Food and Happiness: A Likely Pair


We’ve all been there. Having a bad day, work was stressful, your commute was painful and you get home to a full fridge but nothing you want to eat. All you want is to gorge yourself on chocolate, cake, muffins and the all-time favourite Krispy Kreme. You know you will feel guilty after eating it, but at the time all you can think of is pure bliss. It puts the comfort in comfort food. But this should only be a one-time deal, it has been shown that long term exposure to too much sugar and bad food can actually have a negative effect on your happiness. There’s that all famous saying “You are what you eat”. Improving your diet can increase positive feelings, clearer thinking, give you more energy, and keep you calmer. 

 

Ways food can affect your day:

 

·         Experts at Mind say that keeping a stable blood sugar is very beneficial when looking at your mood. A drop in blood sugar leads to feeling tired, irritable and down. To help keep a stable blood sugar level it is best to:

1)      Avoid foods that make your blood sugar rise and fall quickly, such as sugary snacks, sugary drinks and alcohol can help you to even out your blood sugar.

2)      Eat little and often

3)      Have breakfast

4)      Eat foods that release sugar slowly, such as proteins, nuts, seeds, oats and whole grains

·         The gut and stress – have you ever noticed that if you’re stressed or nervous, your gut starts to do somersaults? This isn’t just because of your physical comfort. The gut has its own nervous system, and lots of the chemicals produced in your brain can then signal into the nervous system of your digestive tract. Making some stress busting changes to your life can really improve your digestive health.

·         Sugar addiction is on the rise. Sweets and fats trigger the same pleasure centres in the brain that addictive drugs hit, so it is very possible to be addicted to your sugar high. Stress causes your body to crave sugar, because it is a great quick source of energy for escaping a threatening situation. Unfortunately this is not helpful in today’s society! Reducing your sugar intake is the first step to combating sugar addiction. Replacing it with an alternative that you like is a great way to get healthier, happier and enjoy doing so.

 

What should you be eating to be happy?

 

The advice on what to eat to keep happy and healthy seems to change almost weekly, but there are some constant underlying principles that stay constant.

·         Keeping hydrated is very important for concentration, and for your gut - good drinks include water, herbal and green tea, or diluted fruit juice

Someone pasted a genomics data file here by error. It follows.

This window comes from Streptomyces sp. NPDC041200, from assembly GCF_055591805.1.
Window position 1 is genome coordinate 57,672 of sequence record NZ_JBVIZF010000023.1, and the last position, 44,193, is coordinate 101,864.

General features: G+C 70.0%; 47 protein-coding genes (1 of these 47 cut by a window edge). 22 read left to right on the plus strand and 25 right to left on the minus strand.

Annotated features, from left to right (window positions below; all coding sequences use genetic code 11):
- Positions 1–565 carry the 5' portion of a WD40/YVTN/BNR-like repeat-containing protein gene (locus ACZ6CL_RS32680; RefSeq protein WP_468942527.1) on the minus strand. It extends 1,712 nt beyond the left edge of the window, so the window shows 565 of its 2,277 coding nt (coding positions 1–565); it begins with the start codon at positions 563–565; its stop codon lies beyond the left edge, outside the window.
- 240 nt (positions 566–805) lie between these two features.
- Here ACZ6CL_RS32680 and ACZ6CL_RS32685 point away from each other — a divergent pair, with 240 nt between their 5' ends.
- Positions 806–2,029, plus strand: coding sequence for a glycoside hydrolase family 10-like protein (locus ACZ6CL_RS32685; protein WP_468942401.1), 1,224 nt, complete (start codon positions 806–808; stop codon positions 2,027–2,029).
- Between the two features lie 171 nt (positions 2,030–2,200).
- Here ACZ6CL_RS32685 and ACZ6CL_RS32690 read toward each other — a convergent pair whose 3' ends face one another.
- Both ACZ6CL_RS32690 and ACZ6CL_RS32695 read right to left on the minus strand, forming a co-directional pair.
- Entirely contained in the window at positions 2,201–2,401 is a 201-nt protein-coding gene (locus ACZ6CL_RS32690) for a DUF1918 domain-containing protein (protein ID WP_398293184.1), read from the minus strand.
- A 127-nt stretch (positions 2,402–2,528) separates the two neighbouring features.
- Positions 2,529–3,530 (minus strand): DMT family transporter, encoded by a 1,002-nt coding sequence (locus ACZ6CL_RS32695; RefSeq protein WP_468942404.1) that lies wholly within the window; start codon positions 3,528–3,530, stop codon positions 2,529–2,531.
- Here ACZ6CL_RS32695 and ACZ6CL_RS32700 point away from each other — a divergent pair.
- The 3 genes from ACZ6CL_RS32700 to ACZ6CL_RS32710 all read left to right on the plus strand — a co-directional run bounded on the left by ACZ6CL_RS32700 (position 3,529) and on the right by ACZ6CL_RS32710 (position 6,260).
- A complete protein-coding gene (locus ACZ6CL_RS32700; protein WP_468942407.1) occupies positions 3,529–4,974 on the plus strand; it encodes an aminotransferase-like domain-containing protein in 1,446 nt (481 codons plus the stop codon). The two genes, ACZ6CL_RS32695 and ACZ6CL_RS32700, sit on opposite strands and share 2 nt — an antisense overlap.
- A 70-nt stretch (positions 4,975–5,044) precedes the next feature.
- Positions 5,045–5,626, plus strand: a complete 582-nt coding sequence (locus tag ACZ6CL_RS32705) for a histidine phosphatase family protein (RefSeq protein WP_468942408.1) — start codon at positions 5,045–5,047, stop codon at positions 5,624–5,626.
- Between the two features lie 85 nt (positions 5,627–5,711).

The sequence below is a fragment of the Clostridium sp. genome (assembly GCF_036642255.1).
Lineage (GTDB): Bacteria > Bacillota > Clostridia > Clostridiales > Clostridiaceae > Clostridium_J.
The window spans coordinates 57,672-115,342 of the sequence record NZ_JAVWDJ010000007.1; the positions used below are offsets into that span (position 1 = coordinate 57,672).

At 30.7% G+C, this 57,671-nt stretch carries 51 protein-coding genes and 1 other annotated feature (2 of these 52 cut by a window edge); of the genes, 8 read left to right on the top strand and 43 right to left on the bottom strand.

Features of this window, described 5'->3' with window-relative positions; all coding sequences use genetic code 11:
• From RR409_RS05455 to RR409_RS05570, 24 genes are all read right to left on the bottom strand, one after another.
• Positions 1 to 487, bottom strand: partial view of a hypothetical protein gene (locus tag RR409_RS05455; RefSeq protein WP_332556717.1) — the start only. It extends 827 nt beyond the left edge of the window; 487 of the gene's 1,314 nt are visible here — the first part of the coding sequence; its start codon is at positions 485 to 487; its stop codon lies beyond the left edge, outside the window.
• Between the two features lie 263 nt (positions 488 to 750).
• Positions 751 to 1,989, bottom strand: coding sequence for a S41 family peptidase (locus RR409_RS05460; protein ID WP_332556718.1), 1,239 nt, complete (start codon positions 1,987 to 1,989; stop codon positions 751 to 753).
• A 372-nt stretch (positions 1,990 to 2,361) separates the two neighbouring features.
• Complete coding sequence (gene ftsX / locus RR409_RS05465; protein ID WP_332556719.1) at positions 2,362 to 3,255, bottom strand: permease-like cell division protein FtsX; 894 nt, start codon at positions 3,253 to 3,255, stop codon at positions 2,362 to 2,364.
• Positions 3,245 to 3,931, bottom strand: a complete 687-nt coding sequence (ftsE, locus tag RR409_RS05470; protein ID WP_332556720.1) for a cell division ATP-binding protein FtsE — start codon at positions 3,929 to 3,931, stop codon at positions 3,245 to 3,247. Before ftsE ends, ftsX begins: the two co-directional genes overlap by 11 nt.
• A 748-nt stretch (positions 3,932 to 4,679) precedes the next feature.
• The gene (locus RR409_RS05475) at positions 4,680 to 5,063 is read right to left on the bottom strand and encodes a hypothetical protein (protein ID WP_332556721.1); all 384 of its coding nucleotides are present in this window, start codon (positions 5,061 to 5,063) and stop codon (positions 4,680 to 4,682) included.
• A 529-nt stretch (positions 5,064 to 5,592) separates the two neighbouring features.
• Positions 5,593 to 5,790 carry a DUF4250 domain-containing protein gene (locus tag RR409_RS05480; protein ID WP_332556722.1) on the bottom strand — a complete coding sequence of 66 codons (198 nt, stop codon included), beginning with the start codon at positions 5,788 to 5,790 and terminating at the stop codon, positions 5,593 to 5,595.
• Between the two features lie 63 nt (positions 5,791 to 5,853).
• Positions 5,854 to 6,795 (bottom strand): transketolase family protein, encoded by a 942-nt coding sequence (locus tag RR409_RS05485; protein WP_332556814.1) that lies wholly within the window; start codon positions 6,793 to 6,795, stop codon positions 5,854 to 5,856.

·         Are you eating the right fats? Fatty oils such as omega-3 and omega-6 are needed by the brain so avoiding all fats isn’t wise – good fats are in oily fish, poultry, nuts, olive oil, seeds, avocados, milk, yoghurt, cheese and eggs

·         Do you get enough protein? Protein is essential because the building blocks of proteins (amino acids) are needed for our cells to make everything from insulin, to new skin – good sources of protein are lean meat, fish, eggs, cheese, legumes (peas, beans and lentils), soya products, nuts and seeds

·         Vegetables and fruit have tonnes of vitamins, minerals and fibre essential for keeping us ticking over. Eating a variety of different coloured fruits and vegetables ensures you’ll get a full range of these nutrients

·         Is caffeine ok? Coffee and tea can make us feel great in the short run, but too much caffeine can lead to feelings of anxiety, disturb your sleep, and even give you withdrawal symptoms such as headaches if you stop drinking it

 

Why do we like the foods that are bad for us so much?

 

Our bodies are programmed to want sugar and fat – particularly if you get the magic half and half fat: sugar ratio. A really interesting experiment with mice showed that if you gave a mouse the option of eating pure sugar, they didn’t much like it and didn’t put on weight. The same was true of mice offered pure fat, however, if the fat and sugar was provided in a 50:50 ratio they would eat until they were morbidly obese. When we think about just eating sugar out of a bowl, or a lump of butter, most of us couldn’t stomach much – but ice cream, or butter cream icing is far more appealing. The last thing we want to do is take away the guilty pleasure of the occasional takeaway pizza, a chocolate biscuit with a cup of tea, or a doughnut after a long walk, but we need to be careful, and regard these guilty pleasures as a treat, and not something we have every day. Small changes in our diets can make a big difference to both our physical, and mental health!